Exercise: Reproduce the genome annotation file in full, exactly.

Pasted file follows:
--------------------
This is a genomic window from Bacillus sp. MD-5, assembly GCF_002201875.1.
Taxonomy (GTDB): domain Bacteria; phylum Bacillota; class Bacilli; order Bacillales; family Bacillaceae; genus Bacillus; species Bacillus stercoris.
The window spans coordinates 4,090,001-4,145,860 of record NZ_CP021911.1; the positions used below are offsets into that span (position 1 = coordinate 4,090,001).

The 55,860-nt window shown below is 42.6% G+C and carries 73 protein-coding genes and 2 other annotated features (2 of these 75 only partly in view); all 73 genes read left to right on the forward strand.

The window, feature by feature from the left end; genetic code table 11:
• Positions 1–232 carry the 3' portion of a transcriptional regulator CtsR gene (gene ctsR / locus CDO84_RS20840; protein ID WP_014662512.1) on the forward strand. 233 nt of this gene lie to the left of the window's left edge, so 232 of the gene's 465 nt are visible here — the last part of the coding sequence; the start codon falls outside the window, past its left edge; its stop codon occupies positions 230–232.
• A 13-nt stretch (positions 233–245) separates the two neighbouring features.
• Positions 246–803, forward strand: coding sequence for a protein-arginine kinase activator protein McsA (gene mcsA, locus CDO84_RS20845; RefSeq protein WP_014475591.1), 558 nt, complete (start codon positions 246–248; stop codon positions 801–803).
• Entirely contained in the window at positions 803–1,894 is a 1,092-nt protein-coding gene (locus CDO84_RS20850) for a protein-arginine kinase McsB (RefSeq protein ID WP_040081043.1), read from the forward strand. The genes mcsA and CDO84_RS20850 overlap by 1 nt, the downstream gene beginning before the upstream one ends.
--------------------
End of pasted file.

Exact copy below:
This is a genomic window from Bacillus sp. MD-5, assembly GCF_002201875.1.
Taxonomy (GTDB): domain Bacteria; phylum Bacillota; class Bacilli; order Bacillales; family Bacillaceae; genus Bacillus; species Bacillus stercoris.
The window spans coordinates 4,090,001-4,145,860 of record NZ_CP021911.1; the positions used below are offsets into that span (position 1 = coordinate 4,090,001).

The 55,860-nt window shown below is 42.6% G+C and carries 73 protein-coding genes and 2 other annotated features (2 of these 75 only partly in view); all 73 genes read left to right on the forward strand.

The window, feature by feature from the left end; genetic code table 11:
• Positions 1–232 carry the 3' portion of a transcriptional regulator CtsR gene (gene ctsR / locus CDO84_RS20840; protein ID WP_014662512.1) on the forward strand. 233 nt of this gene lie to the left of the window's left edge, so 232 of the gene's 465 nt are visible here — the last part of the coding sequence; the start codon falls outside the window, past its left edge; its stop codon occupies positions 230–232.
• A 13-nt stretch (positions 233–245) separates the two neighbouring features.
• Positions 246–803, forward strand: coding sequence for a protein-arginine kinase activator protein McsA (gene mcsA, locus CDO84_RS20845; RefSeq protein WP_014475591.1), 558 nt, complete (start codon positions 246–248; stop codon positions 801–803).
• Entirely contained in the window at positions 803–1,894 is a 1,092-nt protein-coding gene (locus CDO84_RS20850) for a protein-arginine kinase McsB (RefSeq protein ID WP_040081043.1), read from the forward strand. The genes mcsA and CDO84_RS20850 overlap by 1 nt, the downstream gene beginning before the upstream one ends.